Making Food Tastier With Music

A new study finds that chocolate tastes better with jazz music and that hip hop doesn't help food at all.

Comfort foods get even more comforting if you eat them with the right kind of musical ambiance, according to a new study on the effects of different background music on the taste of foods.

Previous research shows that genres of music can elicit different emotions, and that the enjoyment of some foods can be affected by emotions. The new work takes the next step and looks at how music affects the perception of food.

"Little has been known about the influence of background music genre on food perception," explained Han-Seok Seo of the University of Arkansas. "Most of the studies investigating influences of background music have focused on eating and shopping behaviors."

Seo is a coauthor of a paper reporting the research in the latest issue of the journal Appetite. He noted that research has shown when French or German music was played in a wine store, wines from the same country as the music outsold the other.

In this new experiment, 99 taste-testers (46 males and 53 female) sampled a "comfort" food -- one that is associated with emotions, versus a food that is not, while listening to the same piece of music which had been re-composed as classical, jazz, hip-hop and rock. The emotional food was, not surprisingly, milk chocolate. The non-emotional food was bell pepper. Afterward the subjects were asked to rate the foods.

Among their findings was the discovery that jazz made the chocolate taste measurably better and hip hop did not. The same effect wasn't seen on the bell peppers. But Seo cautions restauranteurs from rushing to switch music stations.

"This study showed that background music genre can modulate flavor pleasantness and overall acceptability of chocolate," Seo explained.

They also found that the background music-induced food perception varies by music performer, type of food, consumers' demographics, experience and culture. "Thus, to strengthen the current findings, further studies with diverse musical and food stimuli must be conducted."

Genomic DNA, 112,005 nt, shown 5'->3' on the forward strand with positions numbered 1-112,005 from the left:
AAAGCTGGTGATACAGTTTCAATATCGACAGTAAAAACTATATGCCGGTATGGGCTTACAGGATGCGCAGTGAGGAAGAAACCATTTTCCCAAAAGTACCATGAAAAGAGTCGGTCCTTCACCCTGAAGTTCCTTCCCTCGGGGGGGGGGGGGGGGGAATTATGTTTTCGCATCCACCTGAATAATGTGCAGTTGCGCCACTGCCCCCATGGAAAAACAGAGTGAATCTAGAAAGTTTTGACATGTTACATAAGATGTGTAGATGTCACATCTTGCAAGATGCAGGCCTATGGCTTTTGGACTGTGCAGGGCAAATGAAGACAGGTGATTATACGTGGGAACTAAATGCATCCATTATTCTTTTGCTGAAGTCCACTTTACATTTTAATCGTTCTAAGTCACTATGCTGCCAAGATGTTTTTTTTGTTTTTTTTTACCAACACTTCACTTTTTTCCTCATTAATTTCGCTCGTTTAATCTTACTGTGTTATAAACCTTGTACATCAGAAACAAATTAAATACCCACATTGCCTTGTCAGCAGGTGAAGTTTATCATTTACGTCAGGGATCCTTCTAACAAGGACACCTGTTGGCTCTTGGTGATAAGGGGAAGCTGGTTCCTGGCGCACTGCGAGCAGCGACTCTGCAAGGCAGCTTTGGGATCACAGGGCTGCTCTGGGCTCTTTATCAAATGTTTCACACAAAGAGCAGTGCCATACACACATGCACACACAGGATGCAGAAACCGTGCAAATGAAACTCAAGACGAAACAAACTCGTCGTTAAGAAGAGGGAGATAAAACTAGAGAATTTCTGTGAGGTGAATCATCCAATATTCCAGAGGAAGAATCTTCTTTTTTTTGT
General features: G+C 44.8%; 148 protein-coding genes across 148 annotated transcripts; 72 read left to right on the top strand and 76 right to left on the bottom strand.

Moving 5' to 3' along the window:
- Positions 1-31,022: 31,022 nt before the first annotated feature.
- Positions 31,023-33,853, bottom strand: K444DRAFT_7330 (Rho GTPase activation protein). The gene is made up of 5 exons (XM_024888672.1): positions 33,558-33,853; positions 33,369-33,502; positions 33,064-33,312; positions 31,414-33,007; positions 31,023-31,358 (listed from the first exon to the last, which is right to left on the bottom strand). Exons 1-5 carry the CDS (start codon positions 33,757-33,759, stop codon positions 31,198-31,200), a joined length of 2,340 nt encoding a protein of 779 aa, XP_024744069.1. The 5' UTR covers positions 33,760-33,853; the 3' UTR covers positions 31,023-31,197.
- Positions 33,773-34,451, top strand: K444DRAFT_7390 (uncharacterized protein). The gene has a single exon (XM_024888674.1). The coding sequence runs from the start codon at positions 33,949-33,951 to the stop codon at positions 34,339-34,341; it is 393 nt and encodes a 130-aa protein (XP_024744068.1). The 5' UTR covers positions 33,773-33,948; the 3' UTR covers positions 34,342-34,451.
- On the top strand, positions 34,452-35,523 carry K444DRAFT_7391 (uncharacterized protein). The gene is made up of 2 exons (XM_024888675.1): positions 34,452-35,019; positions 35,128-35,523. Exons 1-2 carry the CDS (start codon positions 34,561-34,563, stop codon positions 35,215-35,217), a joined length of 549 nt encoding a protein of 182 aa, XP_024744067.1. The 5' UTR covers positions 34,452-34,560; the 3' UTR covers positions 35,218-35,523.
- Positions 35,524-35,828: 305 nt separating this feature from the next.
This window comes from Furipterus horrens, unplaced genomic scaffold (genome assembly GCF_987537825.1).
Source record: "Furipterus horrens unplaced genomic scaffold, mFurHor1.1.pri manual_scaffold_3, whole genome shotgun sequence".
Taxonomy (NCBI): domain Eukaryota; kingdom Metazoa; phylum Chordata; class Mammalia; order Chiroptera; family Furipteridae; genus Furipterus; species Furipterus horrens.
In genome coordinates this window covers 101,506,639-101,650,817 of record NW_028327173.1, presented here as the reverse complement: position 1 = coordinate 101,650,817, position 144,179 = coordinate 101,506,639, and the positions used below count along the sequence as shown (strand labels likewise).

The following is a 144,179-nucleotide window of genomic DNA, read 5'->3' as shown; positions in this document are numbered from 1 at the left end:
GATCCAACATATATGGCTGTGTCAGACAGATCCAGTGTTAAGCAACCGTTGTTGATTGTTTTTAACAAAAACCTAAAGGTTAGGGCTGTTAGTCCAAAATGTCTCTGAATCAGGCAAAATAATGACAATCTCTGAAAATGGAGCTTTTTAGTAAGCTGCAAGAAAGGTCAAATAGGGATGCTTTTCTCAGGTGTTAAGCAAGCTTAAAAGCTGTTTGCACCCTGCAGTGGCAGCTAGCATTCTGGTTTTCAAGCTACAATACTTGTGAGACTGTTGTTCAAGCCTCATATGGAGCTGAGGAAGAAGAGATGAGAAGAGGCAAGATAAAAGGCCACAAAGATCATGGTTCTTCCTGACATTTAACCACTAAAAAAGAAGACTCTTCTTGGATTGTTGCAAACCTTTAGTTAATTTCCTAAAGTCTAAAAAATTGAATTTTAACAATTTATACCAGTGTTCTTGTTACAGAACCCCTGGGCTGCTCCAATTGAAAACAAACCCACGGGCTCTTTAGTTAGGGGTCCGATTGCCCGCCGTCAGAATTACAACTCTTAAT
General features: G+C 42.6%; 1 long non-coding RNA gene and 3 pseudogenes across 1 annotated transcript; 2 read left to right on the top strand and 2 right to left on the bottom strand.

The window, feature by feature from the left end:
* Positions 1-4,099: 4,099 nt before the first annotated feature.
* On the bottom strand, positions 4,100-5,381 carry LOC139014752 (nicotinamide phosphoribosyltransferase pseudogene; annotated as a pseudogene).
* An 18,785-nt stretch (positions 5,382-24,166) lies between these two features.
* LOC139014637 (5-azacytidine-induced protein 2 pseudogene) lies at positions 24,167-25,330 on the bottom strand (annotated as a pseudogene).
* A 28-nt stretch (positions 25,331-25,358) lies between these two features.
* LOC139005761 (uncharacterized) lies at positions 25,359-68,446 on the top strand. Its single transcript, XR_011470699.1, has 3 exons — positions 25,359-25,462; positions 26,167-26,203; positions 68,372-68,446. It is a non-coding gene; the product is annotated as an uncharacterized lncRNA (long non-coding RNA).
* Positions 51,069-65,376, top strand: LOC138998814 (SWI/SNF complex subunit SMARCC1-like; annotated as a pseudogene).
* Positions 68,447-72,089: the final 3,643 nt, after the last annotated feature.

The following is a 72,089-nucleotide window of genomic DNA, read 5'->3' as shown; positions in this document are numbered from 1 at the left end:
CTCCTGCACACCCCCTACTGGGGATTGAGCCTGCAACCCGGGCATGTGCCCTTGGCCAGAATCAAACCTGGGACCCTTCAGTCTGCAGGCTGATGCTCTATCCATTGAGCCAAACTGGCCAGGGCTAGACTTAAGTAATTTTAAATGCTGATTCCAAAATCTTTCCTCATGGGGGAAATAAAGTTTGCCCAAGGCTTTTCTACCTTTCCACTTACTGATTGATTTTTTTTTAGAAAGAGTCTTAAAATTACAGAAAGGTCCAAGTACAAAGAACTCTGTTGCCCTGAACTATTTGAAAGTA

Chocolatiers are the not only ones who can benefit from this kind of research, of course.

"It can be of importance in all situations where eating matters," said Thomas Hummel of Technische Universität in Dresden, Germany. Potential examples are anorexic patients -- both young people with anorexia nervosa or older people with age-related anorexia, he said.

"Personally I do not like jazz," said Hummel, "so it surprising to me that especially this ... was a more or less uniform effect on so many people." Still, it underscores how much more there is to eating than just putting food in your mouth.

"When we eat it is clearly not only the palate that determines what we eat and how much we eat," Hummel said. "The acoustic environment also plays a big role, it let's us eat faster, leaves us hungrier, changes the pleasantness of foods, turns regular food into something special. I also can imagine that this may change the depth of our social contacts."

Extreme weather events, financial collapse, political unrest: With today's overabundance of apocalyptic worry, now is a good time to start thinking about what you’ll do if and when the bottom falls out. In a survival situation, shelter, fire and clean drinking water should be your top priorities, said Tom Brown, founder of Tom Brown Jr.'s Tracking, Nature and Wilderness Survival School. And, even though people can survive for up to three weeks without food, Brown said, extreme hunger can make you crazy. So it's worth stocking up on canned foods and other non-perishables. Read on to find out what else you can -- and really shouldn't -- eat when the cans run out.